May 8, 1997

The Last Birthday at Home

by Sharon Olds


Today's Reading:"The Last Birthday at Home" by Sharon Olds from THE WELLSPRING, published by Alfred A. Knopf.

Today is Ascension Day on the Christian calendar, commemorating Christ's ascension into heaven.

The Holland Tulip Time Festival begins today in Holland Michigan.

Today is V-E Day, Victory in Europe Day, commemorating the day in 1945 when the European phase of World War II officially ended.

It's the birthday of Pulitzer Prize-winning playwright Beth Henley (CRIMES OF THE HEART; THE MISS FIRECRACKER CONTEST), born in Jackson, Mississippi, 1952.

The World War II Battle of the Coral Sea ended on this day in 1942, the US Naval operation that prevented the Japanese from landing in southeast New Guinea and thus causing a threat to Australia.

It's the birthday of novelist Peter Benchley (JAWS; THE DEEP), born in New York City, in 1940.

Novelist Thomas Pynchon (THE CRYING OF LOT 49; GRAVITY'S RAINBOW) was born on this day in Glen Cove, New York, in 1937.

It's the birthday of Beat poet Gary Snyder who, with Allen Ginsburg and Jack Kerouac, helped launch the Beat movement with a poetry reading at San Francisco's Six Gallery in 1953. He was born in San Francisco in 1930.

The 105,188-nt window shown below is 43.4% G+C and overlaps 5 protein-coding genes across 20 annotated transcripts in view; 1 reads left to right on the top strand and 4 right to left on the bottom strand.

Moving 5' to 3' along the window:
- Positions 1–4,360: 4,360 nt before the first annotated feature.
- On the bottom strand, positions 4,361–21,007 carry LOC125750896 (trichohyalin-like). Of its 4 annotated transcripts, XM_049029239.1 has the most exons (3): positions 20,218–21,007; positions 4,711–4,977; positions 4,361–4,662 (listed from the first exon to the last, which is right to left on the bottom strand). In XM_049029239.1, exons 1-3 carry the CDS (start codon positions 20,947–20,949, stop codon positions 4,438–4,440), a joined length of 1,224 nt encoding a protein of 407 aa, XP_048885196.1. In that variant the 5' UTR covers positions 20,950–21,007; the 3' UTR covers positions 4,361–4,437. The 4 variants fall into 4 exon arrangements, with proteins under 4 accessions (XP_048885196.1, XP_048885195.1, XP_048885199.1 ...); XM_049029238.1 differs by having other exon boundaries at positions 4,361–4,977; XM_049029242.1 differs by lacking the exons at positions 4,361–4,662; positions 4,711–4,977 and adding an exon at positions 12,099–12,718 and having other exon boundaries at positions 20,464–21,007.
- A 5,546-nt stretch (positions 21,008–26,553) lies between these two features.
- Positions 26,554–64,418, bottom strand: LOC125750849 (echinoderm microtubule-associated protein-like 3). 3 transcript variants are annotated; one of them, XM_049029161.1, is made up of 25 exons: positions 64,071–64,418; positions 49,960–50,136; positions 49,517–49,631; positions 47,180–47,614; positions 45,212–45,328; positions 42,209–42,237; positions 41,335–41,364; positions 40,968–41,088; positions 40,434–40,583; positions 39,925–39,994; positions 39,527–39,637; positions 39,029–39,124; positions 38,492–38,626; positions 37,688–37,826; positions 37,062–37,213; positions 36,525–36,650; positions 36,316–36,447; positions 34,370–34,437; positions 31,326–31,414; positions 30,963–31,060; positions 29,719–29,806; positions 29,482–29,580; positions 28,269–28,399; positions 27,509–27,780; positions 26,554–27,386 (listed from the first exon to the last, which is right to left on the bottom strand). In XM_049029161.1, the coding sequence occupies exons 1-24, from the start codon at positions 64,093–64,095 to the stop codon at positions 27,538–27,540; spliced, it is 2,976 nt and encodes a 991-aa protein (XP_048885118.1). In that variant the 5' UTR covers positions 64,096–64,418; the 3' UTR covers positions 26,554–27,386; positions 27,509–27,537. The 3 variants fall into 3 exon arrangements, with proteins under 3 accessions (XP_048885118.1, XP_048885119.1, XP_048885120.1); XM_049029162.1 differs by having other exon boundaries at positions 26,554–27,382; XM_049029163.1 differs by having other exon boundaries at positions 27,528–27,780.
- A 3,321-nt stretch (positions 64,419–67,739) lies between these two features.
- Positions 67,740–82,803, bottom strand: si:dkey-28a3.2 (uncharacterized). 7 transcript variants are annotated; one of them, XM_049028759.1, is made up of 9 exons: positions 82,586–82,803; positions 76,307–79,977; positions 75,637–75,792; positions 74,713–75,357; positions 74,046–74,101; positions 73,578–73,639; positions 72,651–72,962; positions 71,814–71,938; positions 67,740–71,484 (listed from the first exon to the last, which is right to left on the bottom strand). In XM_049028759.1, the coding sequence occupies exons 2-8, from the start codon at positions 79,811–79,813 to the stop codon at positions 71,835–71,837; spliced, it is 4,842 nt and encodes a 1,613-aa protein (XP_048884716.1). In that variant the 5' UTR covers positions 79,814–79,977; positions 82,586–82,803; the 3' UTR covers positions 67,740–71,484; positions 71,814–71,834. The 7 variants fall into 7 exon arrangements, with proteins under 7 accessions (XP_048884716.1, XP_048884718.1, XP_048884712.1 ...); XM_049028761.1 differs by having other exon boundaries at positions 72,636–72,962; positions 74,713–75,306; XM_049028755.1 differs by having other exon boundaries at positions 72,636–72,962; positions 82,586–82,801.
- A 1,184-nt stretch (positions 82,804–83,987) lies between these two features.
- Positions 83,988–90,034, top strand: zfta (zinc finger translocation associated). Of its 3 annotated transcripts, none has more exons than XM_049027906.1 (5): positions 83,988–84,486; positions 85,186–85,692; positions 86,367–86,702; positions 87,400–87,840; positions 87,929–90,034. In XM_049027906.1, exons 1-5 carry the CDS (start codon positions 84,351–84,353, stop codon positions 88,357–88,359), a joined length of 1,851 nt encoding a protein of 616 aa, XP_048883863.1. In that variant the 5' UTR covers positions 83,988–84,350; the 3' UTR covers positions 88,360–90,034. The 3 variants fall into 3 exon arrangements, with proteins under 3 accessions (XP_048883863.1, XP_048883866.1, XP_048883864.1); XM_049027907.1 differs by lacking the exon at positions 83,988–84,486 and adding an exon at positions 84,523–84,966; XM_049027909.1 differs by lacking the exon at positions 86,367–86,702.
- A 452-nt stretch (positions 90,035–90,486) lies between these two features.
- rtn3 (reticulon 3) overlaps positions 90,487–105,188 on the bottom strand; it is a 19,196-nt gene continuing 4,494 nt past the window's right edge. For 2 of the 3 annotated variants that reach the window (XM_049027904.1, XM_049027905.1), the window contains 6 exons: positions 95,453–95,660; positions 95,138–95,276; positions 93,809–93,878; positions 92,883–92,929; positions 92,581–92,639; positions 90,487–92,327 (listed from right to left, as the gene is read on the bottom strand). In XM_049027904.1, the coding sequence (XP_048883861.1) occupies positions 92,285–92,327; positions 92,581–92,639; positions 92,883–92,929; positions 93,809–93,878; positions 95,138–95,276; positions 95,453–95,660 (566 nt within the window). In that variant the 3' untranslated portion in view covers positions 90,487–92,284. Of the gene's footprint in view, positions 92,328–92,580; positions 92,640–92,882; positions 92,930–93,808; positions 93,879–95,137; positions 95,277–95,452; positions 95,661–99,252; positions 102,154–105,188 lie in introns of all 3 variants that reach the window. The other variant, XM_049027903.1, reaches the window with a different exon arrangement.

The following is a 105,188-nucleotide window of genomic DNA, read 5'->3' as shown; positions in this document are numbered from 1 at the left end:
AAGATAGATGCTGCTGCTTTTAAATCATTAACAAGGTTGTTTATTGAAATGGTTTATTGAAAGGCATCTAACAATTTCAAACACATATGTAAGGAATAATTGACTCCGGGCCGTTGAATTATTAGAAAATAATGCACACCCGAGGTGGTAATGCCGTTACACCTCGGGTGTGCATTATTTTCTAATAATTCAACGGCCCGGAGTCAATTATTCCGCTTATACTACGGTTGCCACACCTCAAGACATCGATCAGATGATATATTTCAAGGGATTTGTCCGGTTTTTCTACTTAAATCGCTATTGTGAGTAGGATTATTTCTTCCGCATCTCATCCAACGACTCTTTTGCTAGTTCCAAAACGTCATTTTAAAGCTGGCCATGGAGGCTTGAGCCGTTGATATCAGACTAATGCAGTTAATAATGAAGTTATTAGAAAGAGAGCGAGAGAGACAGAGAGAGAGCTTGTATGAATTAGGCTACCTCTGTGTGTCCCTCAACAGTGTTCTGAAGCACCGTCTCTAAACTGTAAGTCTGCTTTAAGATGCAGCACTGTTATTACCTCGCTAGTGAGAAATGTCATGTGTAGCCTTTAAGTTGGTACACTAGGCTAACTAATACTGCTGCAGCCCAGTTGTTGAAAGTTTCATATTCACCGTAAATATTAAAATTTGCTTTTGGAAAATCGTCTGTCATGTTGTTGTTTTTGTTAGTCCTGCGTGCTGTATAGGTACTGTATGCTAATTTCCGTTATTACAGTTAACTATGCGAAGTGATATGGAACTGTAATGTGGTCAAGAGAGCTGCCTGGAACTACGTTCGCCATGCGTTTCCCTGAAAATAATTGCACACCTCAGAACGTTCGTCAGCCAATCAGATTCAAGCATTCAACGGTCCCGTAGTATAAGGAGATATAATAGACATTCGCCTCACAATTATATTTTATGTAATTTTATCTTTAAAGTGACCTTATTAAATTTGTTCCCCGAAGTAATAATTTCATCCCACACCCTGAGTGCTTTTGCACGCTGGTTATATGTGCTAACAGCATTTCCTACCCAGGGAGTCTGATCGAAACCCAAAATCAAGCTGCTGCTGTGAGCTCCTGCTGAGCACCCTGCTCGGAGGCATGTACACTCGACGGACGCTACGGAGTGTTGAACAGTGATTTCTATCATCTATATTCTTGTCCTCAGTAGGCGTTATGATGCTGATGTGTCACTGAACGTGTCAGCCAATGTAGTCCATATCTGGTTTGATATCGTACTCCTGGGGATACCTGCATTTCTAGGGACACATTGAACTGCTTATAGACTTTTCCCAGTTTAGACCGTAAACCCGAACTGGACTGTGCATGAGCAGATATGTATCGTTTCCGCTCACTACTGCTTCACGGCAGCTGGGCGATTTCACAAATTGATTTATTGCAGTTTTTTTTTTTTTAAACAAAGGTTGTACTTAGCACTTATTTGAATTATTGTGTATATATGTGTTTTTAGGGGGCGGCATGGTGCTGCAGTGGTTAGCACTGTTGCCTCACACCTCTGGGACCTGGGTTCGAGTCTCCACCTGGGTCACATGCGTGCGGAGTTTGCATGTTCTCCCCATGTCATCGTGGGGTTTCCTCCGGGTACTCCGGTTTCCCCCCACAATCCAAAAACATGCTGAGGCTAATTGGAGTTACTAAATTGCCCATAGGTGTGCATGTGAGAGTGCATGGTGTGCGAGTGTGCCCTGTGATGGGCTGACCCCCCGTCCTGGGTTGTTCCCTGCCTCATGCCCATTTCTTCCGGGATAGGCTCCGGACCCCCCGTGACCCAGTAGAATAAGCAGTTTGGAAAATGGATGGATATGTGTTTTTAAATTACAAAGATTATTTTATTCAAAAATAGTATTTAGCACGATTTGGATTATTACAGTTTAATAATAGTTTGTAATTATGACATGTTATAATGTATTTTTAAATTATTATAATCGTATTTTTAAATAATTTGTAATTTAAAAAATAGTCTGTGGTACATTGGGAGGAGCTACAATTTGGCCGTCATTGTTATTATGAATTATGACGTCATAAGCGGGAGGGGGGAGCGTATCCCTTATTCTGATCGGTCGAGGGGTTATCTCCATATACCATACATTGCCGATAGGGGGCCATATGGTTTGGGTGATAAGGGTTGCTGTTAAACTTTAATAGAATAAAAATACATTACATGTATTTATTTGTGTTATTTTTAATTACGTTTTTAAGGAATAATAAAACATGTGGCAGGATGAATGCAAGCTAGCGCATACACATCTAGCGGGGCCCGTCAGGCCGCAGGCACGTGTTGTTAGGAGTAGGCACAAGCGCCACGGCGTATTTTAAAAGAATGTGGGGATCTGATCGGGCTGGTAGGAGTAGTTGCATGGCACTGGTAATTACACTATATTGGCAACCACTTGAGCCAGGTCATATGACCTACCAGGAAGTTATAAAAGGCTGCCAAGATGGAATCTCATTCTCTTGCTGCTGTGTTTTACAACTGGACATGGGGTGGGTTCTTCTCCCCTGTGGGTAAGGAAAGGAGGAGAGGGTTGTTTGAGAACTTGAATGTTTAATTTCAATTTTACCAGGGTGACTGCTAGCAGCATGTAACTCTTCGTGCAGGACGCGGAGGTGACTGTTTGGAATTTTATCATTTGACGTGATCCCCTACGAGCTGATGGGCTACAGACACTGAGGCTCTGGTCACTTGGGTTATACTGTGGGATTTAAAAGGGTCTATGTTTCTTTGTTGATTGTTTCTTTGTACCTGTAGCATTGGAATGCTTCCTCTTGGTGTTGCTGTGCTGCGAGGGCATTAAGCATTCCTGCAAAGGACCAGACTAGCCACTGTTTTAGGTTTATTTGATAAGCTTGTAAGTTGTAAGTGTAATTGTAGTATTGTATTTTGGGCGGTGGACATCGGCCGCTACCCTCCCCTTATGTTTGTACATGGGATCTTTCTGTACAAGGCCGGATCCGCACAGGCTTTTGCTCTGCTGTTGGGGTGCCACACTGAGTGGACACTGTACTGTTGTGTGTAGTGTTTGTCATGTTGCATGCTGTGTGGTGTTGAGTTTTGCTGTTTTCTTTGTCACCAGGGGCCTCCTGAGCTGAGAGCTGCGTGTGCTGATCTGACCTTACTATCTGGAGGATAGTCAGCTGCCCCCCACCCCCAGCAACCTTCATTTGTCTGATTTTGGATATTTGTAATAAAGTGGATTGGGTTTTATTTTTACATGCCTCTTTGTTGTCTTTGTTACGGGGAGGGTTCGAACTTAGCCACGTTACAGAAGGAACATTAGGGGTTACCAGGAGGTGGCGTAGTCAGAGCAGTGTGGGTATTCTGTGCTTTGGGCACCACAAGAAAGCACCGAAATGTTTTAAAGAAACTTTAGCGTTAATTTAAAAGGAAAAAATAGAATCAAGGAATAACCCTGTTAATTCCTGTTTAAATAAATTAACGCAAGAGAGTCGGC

It's the birthday of jazz pianist and composer Mary Lou Williams, in Atlanta, 1910. During the swing era she wrote many tunes for Benny Goodman and Duke Ellington.

Film director Roberto Rossellini, a leader of the Italian neo-realist film movement after World War II and maker of STROMBOLI (1949) and THE LONELY WOMAN (1953) with Ingrid Bergman, was born on this day in Rome in 1906.

It's the birthday of the great American man of letters, Edmund Wilson, editor of F. Scott Fitzgerald's autobiographical memoir THE CRACK-UP. He was born in Red Bank, New Jersey, in 1895.

The 33rd president of the United States, Harry S. Truman, was born on this day in Lamar, Missouri, in 1884.

It's the birthday of the first American pianist to achieve international recognition, Louis Moreau Gottschalk, born in New Orleans in 1829.

Be well, do good work, and keep in touch.®




  • “Writers end up writing stories—or rather, stories' shadows—and they're grateful if they can, but it is not enough. Nothing the writer can do is ever enough” —Joy Williams
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